Learning any form of math should include a fun element. Using games serves two purposes. First, just hearing the word "game" is guaranteed to grab everyone's attention and THAT is a good thing because if they are alert, they are paying attention. Second, games can often times make the content more accessible to students, especially ELLs, since the use of games lowers anxiety levels. Further, if a student doesn't have the correct answer, s/he does not suffer from embarrassment. After all, it is not a test.
So how can a teacher use games to achieve the goal of delivering
academically challenging math content without losing students? GAMES-below are two videos where games
are used. One is at the elementary level covering number sense while the other focuses on middle school students reviewing types of equations. In both cases, little is needed in the way of expensive equipment--white paper, markers, whiteboards, and number cubes. There is no need for technology (though technology has its purpose, for quick review-type activities like these, it is not really needed). Both teachers want to build student confidence in being able to demonstrate mastery of the concepts thereby building self-confidence. Further, with team-like games, ELLs especially can gather a deeper understanding of the concepts from peers as they try to win the game. Also, stress levels are low since everyone, including the teacher, is enjoying the process.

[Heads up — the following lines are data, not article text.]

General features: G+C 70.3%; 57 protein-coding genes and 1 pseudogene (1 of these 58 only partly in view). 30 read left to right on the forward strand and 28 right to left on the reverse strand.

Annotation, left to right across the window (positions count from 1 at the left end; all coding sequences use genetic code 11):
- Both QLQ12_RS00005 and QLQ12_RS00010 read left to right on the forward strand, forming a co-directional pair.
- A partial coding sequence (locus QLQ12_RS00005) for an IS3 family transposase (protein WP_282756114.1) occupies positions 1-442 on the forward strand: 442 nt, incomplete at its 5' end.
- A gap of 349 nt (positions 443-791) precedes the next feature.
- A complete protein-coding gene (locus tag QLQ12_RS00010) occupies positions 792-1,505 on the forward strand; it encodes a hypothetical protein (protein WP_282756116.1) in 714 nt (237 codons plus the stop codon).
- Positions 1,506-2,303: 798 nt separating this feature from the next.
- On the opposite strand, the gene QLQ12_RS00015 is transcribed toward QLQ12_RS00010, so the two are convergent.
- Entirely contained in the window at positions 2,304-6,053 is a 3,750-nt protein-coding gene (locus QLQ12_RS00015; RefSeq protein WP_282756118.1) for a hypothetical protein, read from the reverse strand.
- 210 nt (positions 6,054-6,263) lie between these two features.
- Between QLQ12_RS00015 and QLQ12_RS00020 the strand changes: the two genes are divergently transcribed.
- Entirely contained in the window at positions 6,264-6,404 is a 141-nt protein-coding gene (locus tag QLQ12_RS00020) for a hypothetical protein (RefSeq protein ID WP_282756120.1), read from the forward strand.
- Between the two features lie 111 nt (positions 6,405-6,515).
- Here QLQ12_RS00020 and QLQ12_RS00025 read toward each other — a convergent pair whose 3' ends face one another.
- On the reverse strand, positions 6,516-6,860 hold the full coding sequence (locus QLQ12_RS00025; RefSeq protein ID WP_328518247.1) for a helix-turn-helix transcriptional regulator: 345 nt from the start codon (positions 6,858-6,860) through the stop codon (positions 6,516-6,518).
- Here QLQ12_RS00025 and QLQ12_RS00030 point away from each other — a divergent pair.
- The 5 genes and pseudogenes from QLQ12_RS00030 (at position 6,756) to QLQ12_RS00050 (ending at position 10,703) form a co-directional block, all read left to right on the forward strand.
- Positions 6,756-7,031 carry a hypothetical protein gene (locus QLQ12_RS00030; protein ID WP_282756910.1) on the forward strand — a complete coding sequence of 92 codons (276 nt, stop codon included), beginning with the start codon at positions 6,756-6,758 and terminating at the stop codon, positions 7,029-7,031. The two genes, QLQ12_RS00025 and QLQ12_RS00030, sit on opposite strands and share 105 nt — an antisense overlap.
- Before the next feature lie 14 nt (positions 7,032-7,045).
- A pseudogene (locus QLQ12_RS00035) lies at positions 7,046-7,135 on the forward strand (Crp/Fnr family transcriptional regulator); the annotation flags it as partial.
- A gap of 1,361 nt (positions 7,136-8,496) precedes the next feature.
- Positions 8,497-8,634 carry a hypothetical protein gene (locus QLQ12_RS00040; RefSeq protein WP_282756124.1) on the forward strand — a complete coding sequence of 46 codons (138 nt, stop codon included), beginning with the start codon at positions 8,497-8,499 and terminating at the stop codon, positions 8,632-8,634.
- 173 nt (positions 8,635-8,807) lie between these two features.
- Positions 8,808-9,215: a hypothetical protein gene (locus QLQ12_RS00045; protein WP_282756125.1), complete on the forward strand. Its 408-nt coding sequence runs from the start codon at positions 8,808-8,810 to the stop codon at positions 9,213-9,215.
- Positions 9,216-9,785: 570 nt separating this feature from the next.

Another bonus here is that academic language is woven throughout. The teachers incorporate math concept words in the activity. Students use the words regularly in these activities and this is a plus since listening alone is not enough exposure for students to retain the words. For ELLs, they must hear the word in context, read material with those content words in the context, be able to write about the content, and finally, use that key vocabulary in academic conversation. Games make it happen!
BTW, three board games that are still quite popular and relatively inexpensive are BATTLESHIP (graph coordinates) and MONOPOLY (interest, buying and selling real estate, banking), and CHESS (geometry). Though not a math teacher, I still used materials like those laid out here to build a deeper knowledge of math vocabulary...and I had fun right along with the students:)
SORTING AND CLASSIFYING EQUATIONS
2ND GRADE PLACE VALUE GAMES
ELL TEACHER PROS
"Battleship Game" (Google Affiliate Ad) MATH GAME
"Monopoly Game" (Google Affiliate Ad) MATH GAME
Walnut Chess Set (Google Affiliate Ad) MATH GAME